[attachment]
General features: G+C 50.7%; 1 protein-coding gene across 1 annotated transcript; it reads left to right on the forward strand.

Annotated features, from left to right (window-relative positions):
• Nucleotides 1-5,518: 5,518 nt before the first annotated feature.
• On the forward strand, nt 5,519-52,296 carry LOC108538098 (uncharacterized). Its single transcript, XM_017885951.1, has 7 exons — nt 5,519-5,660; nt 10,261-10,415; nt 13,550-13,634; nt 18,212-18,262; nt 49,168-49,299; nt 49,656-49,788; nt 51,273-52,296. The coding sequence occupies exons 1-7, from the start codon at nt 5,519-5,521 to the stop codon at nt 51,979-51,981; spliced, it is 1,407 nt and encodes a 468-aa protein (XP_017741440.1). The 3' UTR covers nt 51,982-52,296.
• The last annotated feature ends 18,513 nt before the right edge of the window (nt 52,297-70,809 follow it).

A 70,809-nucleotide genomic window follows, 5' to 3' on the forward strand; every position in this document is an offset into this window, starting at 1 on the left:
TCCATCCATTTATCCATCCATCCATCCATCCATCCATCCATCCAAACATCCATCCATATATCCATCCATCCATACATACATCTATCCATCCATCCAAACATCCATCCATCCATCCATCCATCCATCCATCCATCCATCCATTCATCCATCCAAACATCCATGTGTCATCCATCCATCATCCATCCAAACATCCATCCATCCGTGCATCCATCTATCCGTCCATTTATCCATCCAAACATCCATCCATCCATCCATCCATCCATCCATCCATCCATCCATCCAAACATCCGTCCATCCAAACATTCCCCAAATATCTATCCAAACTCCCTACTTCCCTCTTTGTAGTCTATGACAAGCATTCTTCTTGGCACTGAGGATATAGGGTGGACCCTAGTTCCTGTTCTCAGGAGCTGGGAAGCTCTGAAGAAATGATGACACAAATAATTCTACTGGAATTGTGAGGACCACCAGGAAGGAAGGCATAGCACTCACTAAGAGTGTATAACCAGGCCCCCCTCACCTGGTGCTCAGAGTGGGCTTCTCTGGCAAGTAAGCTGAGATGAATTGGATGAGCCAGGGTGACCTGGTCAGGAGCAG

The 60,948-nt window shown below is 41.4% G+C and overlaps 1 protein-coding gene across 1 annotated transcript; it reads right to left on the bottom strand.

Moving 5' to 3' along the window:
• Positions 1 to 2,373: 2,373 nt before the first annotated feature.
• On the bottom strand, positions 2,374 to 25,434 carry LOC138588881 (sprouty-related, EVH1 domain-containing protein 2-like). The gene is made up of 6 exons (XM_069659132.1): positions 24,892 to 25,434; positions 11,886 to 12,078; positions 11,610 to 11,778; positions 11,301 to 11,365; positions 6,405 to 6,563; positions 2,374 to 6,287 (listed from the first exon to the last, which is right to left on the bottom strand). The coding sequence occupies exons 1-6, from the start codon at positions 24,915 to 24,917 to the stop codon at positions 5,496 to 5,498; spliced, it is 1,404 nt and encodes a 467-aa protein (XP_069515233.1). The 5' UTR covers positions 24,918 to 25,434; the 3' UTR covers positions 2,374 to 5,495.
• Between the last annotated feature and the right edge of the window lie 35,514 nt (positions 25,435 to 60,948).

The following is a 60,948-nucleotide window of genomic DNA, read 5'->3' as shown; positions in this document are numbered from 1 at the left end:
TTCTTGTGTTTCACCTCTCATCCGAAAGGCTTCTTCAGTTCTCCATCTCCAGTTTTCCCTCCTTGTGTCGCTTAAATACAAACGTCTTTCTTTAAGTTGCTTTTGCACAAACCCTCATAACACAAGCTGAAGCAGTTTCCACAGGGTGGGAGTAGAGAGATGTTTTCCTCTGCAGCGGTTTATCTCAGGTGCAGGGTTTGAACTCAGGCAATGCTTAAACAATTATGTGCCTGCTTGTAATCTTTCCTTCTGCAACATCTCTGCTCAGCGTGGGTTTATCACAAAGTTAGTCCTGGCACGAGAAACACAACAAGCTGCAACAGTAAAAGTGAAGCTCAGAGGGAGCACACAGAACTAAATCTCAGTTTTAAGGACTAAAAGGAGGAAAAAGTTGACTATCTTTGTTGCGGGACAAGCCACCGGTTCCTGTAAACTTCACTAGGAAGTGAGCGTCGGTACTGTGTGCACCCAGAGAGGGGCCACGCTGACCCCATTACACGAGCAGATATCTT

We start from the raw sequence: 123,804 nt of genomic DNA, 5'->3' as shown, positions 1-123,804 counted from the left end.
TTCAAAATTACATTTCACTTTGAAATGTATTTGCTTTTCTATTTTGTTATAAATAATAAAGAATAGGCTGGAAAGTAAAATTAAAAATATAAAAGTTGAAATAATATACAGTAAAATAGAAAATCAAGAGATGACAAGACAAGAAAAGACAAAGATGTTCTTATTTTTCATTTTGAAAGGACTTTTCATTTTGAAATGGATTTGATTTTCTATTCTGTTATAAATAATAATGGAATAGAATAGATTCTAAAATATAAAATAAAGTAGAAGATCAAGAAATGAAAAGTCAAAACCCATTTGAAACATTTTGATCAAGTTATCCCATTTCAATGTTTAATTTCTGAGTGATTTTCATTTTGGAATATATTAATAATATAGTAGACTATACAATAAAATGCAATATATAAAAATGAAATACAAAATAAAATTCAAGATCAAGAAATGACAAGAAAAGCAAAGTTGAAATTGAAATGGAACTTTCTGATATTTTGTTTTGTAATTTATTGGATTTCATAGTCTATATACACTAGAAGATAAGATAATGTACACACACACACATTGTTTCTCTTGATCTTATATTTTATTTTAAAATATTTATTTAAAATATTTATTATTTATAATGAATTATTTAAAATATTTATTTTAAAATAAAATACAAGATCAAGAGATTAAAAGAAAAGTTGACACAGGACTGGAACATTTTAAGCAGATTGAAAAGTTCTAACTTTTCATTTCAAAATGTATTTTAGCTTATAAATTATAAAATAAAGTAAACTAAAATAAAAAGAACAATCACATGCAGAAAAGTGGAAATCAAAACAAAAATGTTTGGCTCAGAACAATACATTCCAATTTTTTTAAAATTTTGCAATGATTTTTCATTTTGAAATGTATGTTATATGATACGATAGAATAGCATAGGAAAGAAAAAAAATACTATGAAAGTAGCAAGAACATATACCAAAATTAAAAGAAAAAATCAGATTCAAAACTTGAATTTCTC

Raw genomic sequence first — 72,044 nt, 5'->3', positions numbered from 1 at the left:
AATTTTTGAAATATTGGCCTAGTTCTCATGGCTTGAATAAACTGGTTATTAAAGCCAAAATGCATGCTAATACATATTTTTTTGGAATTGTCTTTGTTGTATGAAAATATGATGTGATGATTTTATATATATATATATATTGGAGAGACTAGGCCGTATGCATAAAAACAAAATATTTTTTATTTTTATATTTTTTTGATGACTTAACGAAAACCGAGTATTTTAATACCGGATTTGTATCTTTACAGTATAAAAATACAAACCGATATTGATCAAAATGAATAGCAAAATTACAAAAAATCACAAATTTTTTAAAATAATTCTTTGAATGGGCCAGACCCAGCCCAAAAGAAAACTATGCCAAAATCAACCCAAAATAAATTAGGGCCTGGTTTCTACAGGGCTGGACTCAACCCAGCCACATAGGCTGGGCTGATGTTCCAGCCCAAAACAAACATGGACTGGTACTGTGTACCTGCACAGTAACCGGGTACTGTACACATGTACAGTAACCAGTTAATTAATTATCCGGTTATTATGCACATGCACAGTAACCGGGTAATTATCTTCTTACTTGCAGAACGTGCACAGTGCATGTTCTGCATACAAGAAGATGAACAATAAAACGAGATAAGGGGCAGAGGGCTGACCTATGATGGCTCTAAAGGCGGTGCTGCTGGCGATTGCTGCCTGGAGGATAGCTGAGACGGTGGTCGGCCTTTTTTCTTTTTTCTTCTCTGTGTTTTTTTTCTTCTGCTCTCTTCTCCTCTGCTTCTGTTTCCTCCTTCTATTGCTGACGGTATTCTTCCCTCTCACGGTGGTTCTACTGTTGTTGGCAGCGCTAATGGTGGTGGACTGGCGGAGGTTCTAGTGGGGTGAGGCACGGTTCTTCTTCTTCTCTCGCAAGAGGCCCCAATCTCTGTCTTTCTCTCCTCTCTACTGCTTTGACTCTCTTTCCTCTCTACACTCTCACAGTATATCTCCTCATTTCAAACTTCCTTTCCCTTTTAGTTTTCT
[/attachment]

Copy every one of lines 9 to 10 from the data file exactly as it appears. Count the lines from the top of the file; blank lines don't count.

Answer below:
Moving 5' to 3' along the window:
• Positions 1 to 2,373: 2,373 nt before the first annotated feature.